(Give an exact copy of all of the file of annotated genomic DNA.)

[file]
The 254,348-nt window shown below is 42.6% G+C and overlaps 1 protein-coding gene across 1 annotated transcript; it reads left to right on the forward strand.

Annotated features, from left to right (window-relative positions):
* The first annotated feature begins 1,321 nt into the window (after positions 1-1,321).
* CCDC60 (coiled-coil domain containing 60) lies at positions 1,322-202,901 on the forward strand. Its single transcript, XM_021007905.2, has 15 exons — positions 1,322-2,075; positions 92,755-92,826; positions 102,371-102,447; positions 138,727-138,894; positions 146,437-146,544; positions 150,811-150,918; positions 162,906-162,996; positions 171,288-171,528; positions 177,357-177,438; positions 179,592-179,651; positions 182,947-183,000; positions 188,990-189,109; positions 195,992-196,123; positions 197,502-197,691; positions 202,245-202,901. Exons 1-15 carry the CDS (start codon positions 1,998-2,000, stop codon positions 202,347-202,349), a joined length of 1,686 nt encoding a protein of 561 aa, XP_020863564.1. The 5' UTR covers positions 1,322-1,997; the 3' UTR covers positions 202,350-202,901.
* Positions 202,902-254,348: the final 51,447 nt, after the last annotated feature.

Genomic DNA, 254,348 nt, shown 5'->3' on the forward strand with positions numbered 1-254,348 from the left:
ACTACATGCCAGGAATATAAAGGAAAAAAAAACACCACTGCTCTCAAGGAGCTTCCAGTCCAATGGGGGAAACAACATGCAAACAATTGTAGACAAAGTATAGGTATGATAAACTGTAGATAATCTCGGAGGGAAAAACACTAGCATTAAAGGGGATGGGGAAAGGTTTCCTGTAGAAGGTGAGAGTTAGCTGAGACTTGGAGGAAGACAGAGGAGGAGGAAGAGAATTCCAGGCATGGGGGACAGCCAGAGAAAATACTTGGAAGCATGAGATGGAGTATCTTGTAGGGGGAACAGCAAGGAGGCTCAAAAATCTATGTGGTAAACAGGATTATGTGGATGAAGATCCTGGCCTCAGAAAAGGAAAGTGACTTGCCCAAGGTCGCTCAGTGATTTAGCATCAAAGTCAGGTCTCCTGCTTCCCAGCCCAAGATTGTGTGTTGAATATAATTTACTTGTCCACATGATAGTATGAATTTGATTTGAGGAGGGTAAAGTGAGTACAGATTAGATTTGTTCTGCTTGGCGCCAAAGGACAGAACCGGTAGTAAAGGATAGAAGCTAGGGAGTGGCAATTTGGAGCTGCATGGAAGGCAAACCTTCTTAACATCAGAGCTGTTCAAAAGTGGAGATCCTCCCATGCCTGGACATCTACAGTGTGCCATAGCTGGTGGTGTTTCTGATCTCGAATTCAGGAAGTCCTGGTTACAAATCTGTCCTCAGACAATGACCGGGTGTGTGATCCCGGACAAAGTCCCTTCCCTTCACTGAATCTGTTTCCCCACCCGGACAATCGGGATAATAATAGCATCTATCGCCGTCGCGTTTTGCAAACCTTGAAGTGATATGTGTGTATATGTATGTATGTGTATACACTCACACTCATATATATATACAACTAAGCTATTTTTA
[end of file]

The 254,348-nt window shown below is 42.6% G+C and overlaps 1 protein-coding gene across 1 annotated transcript; it reads left to right on the forward strand.

Annotated features, from left to right (window-relative positions):
* The first annotated feature begins 1,321 nt into the window (after positions 1-1,321).
* CCDC60 (coiled-coil domain containing 60) lies at positions 1,322-202,901 on the forward strand. Its single transcript, XM_021007905.2, has 15 exons — positions 1,322-2,075; positions 92,755-92,826; positions 102,371-102,447; positions 138,727-138,894; positions 146,437-146,544; positions 150,811-150,918; positions 162,906-162,996; positions 171,288-171,528; positions 177,357-177,438; positions 179,592-179,651; positions 182,947-183,000; positions 188,990-189,109; positions 195,992-196,123; positions 197,502-197,691; positions 202,245-202,901. Exons 1-15 carry the CDS (start codon positions 1,998-2,000, stop codon positions 202,347-202,349), a joined length of 1,686 nt encoding a protein of 561 aa, XP_020863564.1. The 5' UTR covers positions 1,322-1,997; the 3' UTR covers positions 202,350-202,901.
* Positions 202,902-254,348: the final 51,447 nt, after the last annotated feature.

Genomic DNA, 254,348 nt, shown 5'->3' on the forward strand with positions numbered 1-254,348 from the left:
ACTACATGCCAGGAATATAAAGGAAAAAAAAACACCACTGCTCTCAAGGAGCTTCCAGTCCAATGGGGGAAACAACATGCAAACAATTGTAGACAAAGTATAGGTATGATAAACTGTAGATAATCTCGGAGGGAAAAACACTAGCATTAAAGGGGATGGGGAAAGGTTTCCTGTAGAAGGTGAGAGTTAGCTGAGACTTGGAGGAAGACAGAGGAGGAGGAAGAGAATTCCAGGCATGGGGGACAGCCAGAGAAAATACTTGGAAGCATGAGATGGAGTATCTTGTAGGGGGAACAGCAAGGAGGCTCAAAAATCTATGTGGTAAACAGGATTATGTGGATGAAGATCCTGGCCTCAGAAAAGGAAAGTGACTTGCCCAAGGTCGCTCAGTGATTTAGCATCAAAGTCAGGTCTCCTGCTTCCCAGCCCAAGATTGTGTGTTGAATATAATTTACTTGTCCACATGATAGTATGAATTTGATTTGAGGAGGGTAAAGTGAGTACAGATTAGATTTGTTCTGCTTGGCGCCAAAGGACAGAACCGGTAGTAAAGGATAGAAGCTAGGGAGTGGCAATTTGGAGCTGCATGGAAGGCAAACCTTCTTAACATCAGAGCTGTTCAAAAGTGGAGATCCTCCCATGCCTGGACATCTACAGTGTGCCATAGCTGGTGGTGTTTCTGATCTCGAATTCAGGAAGTCCTGGTTACAAATCTGTCCTCAGACAATGACCGGGTGTGTGATCCCGGACAAAGTCCCTTCCCTTCACTGAATCTGTTTCCCCACCCGGACAATCGGGATAATAATAGCATCTATCGCCGTCGCGTTTTGCAAACCTTGAAGTGATATGTGTGTATATGTATGTATGTGTATACACTCACACTCATATATATATACAACTAAGCTATTTTTA